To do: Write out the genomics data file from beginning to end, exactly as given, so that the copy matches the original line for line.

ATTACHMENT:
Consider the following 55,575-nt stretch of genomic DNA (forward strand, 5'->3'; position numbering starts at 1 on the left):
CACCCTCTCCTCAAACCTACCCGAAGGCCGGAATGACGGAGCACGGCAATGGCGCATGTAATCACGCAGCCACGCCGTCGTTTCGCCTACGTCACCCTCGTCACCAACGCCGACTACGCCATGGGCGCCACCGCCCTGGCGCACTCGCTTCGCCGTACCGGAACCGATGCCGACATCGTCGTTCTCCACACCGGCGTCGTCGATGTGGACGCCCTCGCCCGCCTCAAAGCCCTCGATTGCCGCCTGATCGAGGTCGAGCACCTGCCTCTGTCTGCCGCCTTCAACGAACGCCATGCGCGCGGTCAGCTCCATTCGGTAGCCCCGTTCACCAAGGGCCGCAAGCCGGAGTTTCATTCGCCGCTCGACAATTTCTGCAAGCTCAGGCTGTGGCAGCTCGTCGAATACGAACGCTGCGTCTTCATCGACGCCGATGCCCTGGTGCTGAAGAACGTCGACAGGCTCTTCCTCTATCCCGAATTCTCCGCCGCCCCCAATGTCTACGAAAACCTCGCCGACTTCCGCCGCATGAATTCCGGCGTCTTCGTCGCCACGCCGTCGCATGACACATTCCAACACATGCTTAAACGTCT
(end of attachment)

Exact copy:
Consider the following 55,575-nt stretch of genomic DNA (forward strand, 5'->3'; position numbering starts at 1 on the left):
CACCCTCTCCTCAAACCTACCCGAAGGCCGGAATGACGGAGCACGGCAATGGCGCATGTAATCACGCAGCCACGCCGTCGTTTCGCCTACGTCACCCTCGTCACCAACGCCGACTACGCCATGGGCGCCACCGCCCTGGCGCACTCGCTTCGCCGTACCGGAACCGATGCCGACATCGTCGTTCTCCACACCGGCGTCGTCGATGTGGACGCCCTCGCCCGCCTCAAAGCCCTCGATTGCCGCCTGATCGAGGTCGAGCACCTGCCTCTGTCTGCCGCCTTCAACGAACGCCATGCGCGCGGTCAGCTCCATTCGGTAGCCCCGTTCACCAAGGGCCGCAAGCCGGAGTTTCATTCGCCGCTCGACAATTTCTGCAAGCTCAGGCTGTGGCAGCTCGTCGAATACGAACGCTGCGTCTTCATCGACGCCGATGCCCTGGTGCTGAAGAACGTCGACAGGCTCTTCCTCTATCCCGAATTCTCCGCCGCCCCCAATGTCTACGAAAACCTCGCCGACTTCCGCCGCATGAATTCCGGCGTCTTCGTCGCCACGCCGTCGCATGACACATTCCAACACATGCTTAAACGTCT